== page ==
Plans to develop the world’s largest vegetable oil refinery reveal diverging views on the sustainability, profitability and scale of plant-based supply chains, finds Andy Extance
To get a glimpse of Randy Delbert Letang’s vision for sustainable future fuels, you must first seek the idea that grew on his grandparents’ farm in the Caribbean. ‘They sent me off to school to get an education, but I can tell you I’m not interested in going to be a farmer, especially when you’re paying hundreds of thousands of dollars in college fees,’ he says. Instead, Letang is president and chief executive of SGP Bioenergy, which is building the first biorefinery on the scale of a conventional oil refinery.
Biorefineries are facilities that convert natural materials to fuels or chemicals. SGP Bioenergy’s one will repurpose existing bunker fuel oil terminals together with new facilities at opposite ends of the Panama Canal, in Colon and Balboa, eventually producing 180,000 barrels (29 million litres) of biofuel per day. It will buy crops grown by farmers under contract, requiring 1.5 million acres (0.6 million hectares) of land, Letang estimates (for reference, there are about 23 million acres of farmland in the UK). He argues that farms like his family’s are getting progressively less profitable, so ‘farming for bioenergy can be a stepping stone’ to improving agriculture’s financial future. Letang declined to disclose the crop that SGP Bioenergy is contracting farmers to grow but says that it returns as many nutrients from the soil as it withdraws.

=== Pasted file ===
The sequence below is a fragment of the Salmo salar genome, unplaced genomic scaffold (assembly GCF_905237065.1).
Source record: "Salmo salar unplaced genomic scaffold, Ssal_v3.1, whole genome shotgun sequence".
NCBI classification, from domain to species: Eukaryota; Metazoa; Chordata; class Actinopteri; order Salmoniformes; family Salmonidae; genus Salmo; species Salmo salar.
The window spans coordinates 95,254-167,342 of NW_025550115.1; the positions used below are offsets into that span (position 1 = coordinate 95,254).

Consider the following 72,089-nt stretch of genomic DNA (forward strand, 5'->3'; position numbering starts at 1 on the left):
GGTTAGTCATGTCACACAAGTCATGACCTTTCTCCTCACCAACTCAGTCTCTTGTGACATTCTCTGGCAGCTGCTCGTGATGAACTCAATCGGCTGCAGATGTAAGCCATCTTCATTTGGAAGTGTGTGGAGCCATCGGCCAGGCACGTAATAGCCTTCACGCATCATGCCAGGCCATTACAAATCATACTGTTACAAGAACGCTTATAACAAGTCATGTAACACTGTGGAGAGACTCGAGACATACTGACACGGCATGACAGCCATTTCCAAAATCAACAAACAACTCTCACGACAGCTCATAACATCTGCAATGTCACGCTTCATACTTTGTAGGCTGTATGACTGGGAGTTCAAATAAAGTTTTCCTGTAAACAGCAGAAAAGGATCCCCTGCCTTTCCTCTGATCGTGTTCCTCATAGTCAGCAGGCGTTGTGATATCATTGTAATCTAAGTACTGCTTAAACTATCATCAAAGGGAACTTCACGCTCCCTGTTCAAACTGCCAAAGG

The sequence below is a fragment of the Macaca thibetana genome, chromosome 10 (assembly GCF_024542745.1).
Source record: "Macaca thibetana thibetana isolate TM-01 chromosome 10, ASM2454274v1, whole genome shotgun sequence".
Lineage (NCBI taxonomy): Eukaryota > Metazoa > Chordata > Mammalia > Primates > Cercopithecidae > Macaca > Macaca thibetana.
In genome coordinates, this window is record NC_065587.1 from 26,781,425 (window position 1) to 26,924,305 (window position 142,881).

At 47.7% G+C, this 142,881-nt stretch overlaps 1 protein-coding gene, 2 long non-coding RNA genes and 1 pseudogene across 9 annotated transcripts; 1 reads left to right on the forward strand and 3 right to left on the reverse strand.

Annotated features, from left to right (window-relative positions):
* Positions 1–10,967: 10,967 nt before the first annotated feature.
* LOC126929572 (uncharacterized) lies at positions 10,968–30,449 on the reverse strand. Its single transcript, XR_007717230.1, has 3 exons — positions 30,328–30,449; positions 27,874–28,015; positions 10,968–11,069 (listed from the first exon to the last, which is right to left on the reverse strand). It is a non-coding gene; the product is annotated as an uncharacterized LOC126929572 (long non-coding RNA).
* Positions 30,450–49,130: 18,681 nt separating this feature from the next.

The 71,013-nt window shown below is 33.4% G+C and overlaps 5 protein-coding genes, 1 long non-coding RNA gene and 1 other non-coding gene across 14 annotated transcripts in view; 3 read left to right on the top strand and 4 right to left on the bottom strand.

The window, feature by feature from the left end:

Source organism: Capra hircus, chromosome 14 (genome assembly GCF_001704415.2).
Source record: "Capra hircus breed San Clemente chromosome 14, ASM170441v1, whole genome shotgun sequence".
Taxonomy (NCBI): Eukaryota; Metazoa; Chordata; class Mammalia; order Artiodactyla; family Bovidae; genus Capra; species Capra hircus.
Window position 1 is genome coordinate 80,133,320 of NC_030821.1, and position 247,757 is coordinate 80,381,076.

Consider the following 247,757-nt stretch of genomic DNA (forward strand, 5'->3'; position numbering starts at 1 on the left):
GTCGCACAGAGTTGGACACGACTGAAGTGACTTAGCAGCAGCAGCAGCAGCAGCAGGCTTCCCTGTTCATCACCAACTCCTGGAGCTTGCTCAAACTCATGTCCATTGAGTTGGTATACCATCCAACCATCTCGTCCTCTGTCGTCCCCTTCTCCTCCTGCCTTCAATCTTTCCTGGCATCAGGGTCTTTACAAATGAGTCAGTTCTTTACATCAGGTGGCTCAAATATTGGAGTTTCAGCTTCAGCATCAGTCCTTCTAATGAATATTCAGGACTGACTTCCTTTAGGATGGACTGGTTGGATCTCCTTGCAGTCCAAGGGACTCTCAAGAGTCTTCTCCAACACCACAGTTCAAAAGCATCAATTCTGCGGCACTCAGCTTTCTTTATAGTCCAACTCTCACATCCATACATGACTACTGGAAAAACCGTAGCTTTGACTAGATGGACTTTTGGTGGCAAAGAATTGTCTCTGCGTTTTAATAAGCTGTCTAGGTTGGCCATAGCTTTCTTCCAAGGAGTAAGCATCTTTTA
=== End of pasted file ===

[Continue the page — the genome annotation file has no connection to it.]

We do not have enough sustainable biomass to decarbonise every sector
SGP Bioenergy has now raised the investment it needs for the biorefinery’s first phase, which will use vegetable oil to produce 60,000 barrels of biofuel per day, along with some additional products. Contractors are due to start clearing and levelling its construction sites this year. Even at this reduced level, the Panama project is huge by typical biorefinery standards. Yet from another perspective, it’s tiny, Letang notes. At its intended full output, it would supply less than 1% of the projected global demand for renewable liquid fuel in 2050. ‘What that tells me is that we have a lot of work to do,’ he says. Letang hopes that the Panama refinery is the seed of a concept that will grow and spread rapidly. Otherwise, the 2050 net zero greenhouse gas emission target laid out in the Paris Agreement is ‘unattainable’.
Yet Jhuma Sadhukhan from the University of Surrey in Guildford, UK, sees the optimal scope of biorefineries very differently. ‘We do not have enough sustainable biomass to decarbonise every sector,’ Sadhukhan tells Chemistry World. She sees decarbonising the chemical sector using carbon-neutral biomass feedstocks that sequester carbon dioxide as they grow during photosynthesis as a realistic target. In this scenario, biorefineries primarily co-produce energy for their own use, or supply biomass-based energy for poor marginalised communities. There is always competition for how to use land, she notes. She urges care in growing plants specifically to produce fuel or energy.